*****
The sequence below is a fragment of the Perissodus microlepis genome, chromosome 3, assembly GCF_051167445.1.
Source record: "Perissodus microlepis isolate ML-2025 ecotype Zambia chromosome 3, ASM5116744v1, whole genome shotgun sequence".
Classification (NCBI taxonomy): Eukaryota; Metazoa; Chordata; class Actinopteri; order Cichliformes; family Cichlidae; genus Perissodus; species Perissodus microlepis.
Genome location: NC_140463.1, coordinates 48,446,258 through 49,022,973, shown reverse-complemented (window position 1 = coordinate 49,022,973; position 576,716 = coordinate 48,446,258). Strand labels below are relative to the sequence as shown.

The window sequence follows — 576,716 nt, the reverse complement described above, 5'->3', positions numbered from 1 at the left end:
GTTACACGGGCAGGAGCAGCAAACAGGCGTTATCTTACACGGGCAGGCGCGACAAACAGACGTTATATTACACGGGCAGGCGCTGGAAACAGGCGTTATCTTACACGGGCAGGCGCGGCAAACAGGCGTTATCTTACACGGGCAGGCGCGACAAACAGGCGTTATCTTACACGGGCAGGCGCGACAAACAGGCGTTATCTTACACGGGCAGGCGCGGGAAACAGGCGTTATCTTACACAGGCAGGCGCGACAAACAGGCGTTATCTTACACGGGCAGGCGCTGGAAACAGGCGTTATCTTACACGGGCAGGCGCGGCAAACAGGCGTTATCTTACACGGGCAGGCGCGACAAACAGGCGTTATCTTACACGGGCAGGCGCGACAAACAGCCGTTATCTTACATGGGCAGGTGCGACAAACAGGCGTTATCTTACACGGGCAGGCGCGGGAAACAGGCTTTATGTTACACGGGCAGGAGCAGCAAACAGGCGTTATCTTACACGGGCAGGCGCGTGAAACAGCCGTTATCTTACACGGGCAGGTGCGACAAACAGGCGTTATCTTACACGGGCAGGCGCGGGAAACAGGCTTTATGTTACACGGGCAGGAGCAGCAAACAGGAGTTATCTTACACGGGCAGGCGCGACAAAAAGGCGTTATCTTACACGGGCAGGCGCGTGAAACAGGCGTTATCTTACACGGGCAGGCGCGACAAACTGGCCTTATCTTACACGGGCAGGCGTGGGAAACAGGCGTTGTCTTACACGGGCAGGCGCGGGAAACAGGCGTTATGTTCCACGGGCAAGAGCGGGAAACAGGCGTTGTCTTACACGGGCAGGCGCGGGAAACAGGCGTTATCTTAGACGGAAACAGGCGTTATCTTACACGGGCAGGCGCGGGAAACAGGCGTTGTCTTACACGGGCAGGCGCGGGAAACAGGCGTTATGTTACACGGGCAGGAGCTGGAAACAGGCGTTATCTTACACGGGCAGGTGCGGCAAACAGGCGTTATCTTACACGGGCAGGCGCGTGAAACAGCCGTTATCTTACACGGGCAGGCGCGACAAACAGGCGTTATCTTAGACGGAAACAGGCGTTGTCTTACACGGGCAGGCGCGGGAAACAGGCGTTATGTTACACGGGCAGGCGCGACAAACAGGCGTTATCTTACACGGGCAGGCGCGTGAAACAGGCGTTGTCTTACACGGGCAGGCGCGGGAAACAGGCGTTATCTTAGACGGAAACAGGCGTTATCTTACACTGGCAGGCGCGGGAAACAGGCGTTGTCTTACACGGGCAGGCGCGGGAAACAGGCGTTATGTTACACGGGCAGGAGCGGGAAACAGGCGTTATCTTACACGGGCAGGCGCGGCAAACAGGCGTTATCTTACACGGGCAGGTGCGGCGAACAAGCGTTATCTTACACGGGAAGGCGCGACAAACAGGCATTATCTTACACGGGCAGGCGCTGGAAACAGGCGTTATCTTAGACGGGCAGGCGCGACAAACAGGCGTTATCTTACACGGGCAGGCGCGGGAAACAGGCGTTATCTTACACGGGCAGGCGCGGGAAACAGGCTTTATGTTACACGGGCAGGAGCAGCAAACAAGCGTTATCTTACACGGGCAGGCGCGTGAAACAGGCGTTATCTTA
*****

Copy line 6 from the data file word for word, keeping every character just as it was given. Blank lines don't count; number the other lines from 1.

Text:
GTTACACGGGCAGGAGCAGCAAACAGGCGTTATCTTACACGGGCAGGCGCGACAAACAGACGTTATATTACACGGGCAGGCGCTGGAAACAGGCGTTATCTTACACGGGCAGGCGCGGCAAACAGGCGTTATCTTACACGGGCAGGCGCGACAAACAGGCGTTATCTTACACGGGCAGGCGCGACAAACAGGCGTTATCTTACACGGGCAGGCGCGGGAAACAGGCGTTATCTTACACAGGCAGGCGCGACAAACAGGCGTTATCTTACACGGGCAGGCGCTGGAAACAGGCGTTATCTTACACGGGCAGGCGCGGCAAACAGGCGTTATCTTACACGGGCAGGCGCGACAAACAGGCGTTATCTTACACGGGCAGGCGCGACAAACAGCCGTTATCTTACATGGGCAGGTGCGACAAACAGGCGTTATCTTACACGGGCAGGCGCGGGAAACAGGCTTTATGTTACACGGGCAGGAGCAGCAAACAGGCGTTATCTTACACGGGCAGGCGCGTGAAACAGCCGTTATCTTACACGGGCAGGTGCGACAAACAGGCGTTATCTTACACGGGCAGGCGCGGGAAACAGGCTTTATGTTACACGGGCAGGAGCAGCAAACAGGAGTTATCTTACACGGGCAGGCGCGACAAAAAGGCGTTATCTTACACGGGCAGGCGCGTGAAACAGGCGTTATCTTACACGGGCAGGCGCGACAAACTGGCCTTATCTTACACGGGCAGGCGTGGGAAACAGGCGTTGTCTTACACGGGCAGGCGCGGGAAACAGGCGTTATGTTCCACGGGCAAGAGCGGGAAACAGGCGTTGTCTTACACGGGCAGGCGCGGGAAACAGGCGTTATCTTAGACGGAAACAGGCGTTATCTTACACGGGCAGGCGCGGGAAACAGGCGTTGTCTTACACGGGCAGGCGCGGGAAACAGGCGTTATGTTACACGGGCAGGAGCTGGAAACAGGCGTTATCTTACACGGGCAGGTGCGGCAAACAGGCGTTATCTTACACGGGCAGGCGCGTGAAACAGCCGTTATCTTACACGGGCAGGCGCGACAAACAGGCGTTATCTTAGACGGAAACAGGCGTTGTCTTACACGGGCAGGCGCGGGAAACAGGCGTTATGTTACACGGGCAGGCGCGACAAACAGGCGTTATCTTACACGGGCAGGCGCGTGAAACAGGCGTTGTCTTACACGGGCAGGCGCGGGAAACAGGCGTTATCTTAGACGGAAACAGGCGTTATCTTACACTGGCAGGCGCGGGAAACAGGCGTTGTCTTACACGGGCAGGCGCGGGAAACAGGCGTTATGTTACACGGGCAGGAGCGGGAAACAGGCGTTATCTTACACGGGCAGGCGCGGCAAACAGGCGTTATCTTACACGGGCAGGTGCGGCGAACAAGCGTTATCTTACACGGGAAGGCGCGACAAACAGGCATTATCTTACACGGGCAGGCGCTGGAAACAGGCGTTATCTTAGACGGGCAGGCGCGACAAACAGGCGTTATCTTACACGGGCAGGCGCGGGAAACAGGCGTTATCTTACACGGGCAGGCGCGGGAAACAGGCTTTATGTTACACGGGCAGGAGCAGCAAACAAGCGTTATCTTACACGGGCAGGCGCGTGAAACAGGCGTTATCTTA